Madonna can certainly do it; she has the requisite deep catalog of hits, a theatrical approach to performing, and enough bold-faced numbers in her iPhone to unleash some surprises. “Give Me All Your Luvin'” probably won’t get the job done on its own, though luckily she has “Vogue,” “Holiday,” “Ray of Light,” and “Like a Prayer” in her pocket.

So who will she have to eclipse to get mentioned in the greatest Super Bowl halftime performances of all time? The modern era of Super Bowl halftime shows began in 1991 with New Kids on the Block, though outside of Michael Jackson’s absurdly huge performance in 1993, the early years were somewhat lacking in spectacle.

Things get better at the end of the ’90s, but the real entry into the modern era came in 2001, when producers brought together Aerosmith, Britney Spears, *NSYNC, Mary J. Blige, and Nelly for a jam-packed over-the-top run through the current pop chart.

After the notorious Janet Jackson incident in 2004, focus shifted again, mostly to classic rockers going over their greatest hits. Some of those were terrible (Tom Petty & the Heartbreakers), while others were merely underwhelming (the Who).

So who was the best? READ FULL STORY

Is this the end for U2? And if it is, what would their legacy be?

Though they have been working on a new album of songs they supposedly love, recently came off the most successful rock tour in history, and are celebrating the twentieth anniversary of one of their boldest accomplishments, 1991’s Achtung Baby, U2 could be packing it in.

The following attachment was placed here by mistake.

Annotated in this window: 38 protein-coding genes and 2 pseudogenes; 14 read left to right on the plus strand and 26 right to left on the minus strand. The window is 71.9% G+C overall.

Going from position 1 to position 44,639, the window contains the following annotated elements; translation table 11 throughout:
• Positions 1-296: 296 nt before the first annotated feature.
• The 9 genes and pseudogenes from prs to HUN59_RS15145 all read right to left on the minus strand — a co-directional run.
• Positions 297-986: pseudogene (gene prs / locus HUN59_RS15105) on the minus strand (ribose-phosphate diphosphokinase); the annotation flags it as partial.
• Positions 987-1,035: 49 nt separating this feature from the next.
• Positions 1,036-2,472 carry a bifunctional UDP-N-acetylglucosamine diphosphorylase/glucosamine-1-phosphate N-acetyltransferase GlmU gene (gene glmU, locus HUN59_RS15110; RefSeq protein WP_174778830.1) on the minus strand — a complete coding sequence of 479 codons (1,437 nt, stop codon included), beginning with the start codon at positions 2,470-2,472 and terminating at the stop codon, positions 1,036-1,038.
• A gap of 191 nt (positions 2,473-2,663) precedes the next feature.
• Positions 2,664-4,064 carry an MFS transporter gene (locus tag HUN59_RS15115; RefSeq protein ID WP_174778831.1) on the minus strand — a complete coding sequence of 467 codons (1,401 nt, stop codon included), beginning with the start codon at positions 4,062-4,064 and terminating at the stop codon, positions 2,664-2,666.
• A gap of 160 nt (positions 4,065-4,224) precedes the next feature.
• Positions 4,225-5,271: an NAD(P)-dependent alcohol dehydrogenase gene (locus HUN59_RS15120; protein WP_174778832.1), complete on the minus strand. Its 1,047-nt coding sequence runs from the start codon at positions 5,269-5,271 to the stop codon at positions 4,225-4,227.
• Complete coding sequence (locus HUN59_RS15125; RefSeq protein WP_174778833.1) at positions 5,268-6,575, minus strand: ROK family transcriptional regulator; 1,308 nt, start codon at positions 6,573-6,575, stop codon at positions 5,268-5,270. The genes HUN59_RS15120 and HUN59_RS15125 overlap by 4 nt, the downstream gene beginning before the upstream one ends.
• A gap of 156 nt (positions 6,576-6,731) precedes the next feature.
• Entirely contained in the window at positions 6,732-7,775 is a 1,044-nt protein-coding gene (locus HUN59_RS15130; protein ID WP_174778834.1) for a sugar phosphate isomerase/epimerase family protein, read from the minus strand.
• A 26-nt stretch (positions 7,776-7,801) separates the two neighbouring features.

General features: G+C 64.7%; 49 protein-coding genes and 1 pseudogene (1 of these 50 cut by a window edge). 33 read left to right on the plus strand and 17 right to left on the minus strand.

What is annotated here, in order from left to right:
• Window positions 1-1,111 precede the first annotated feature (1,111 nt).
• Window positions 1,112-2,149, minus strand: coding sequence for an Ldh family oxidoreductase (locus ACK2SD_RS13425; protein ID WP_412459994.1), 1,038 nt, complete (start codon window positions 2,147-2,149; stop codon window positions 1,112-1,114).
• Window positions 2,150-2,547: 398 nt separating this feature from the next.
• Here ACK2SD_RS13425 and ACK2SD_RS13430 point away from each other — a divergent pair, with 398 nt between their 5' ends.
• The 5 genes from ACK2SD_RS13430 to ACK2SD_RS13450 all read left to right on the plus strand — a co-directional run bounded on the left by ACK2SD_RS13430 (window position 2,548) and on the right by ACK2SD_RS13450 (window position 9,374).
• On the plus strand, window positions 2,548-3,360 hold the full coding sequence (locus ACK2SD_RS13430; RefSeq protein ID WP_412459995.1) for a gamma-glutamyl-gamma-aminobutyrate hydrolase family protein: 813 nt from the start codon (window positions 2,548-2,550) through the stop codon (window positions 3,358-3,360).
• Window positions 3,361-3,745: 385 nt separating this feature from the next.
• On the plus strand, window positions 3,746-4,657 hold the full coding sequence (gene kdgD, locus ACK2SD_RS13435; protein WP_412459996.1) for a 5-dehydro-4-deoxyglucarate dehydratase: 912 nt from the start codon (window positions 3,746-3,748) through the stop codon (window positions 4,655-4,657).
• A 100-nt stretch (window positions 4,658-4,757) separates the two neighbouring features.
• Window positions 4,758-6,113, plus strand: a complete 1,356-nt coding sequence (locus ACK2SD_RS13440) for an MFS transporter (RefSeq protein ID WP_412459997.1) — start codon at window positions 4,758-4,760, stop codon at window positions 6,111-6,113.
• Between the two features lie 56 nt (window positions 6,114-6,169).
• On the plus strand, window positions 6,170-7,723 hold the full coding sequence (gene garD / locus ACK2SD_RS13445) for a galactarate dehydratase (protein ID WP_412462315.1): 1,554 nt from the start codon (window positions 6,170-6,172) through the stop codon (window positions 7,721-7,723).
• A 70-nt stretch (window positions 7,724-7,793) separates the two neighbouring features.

In an interview with Rolling Stone, Bono spoke frankly about the band’s relevance and whether or not this seems like the end. “The band are like, ‘Will you shut up about being irrelevant?'” Bono told the magazine. “We’d be very pleased to end on No Line on the Horizon. We have so many [new] songs, some of our best. But I’m putting some time aside to just go and get lost in the music. I want to take my young boys and my wife and just disappear with my iPod Nano and some books and an acoustic guitar.”

Of course, Bono hedges a bit, adding “I doubt that” when asked about how realistic an instantaneous retirement would be. The Edge puts the odds at about 50/50 (“It’s quite likely you might hear from us next year, but it’s equally possible that you won’t,” he said), though as anybody who watched Davis Guggenheim’s documentary From the Sky Down knows, if U2 can survive the upheaval the led to Achtung Baby, then they probably have enough gas in the tank for another new album.

But for the sake of a reasonable argument on the Internet, let’s assume Bono wakes up tomorrow and decides to disappear to Thailand or something, taking the master tapes of whatever the band was working on and leaving no trace of music behind. READ FULL STORY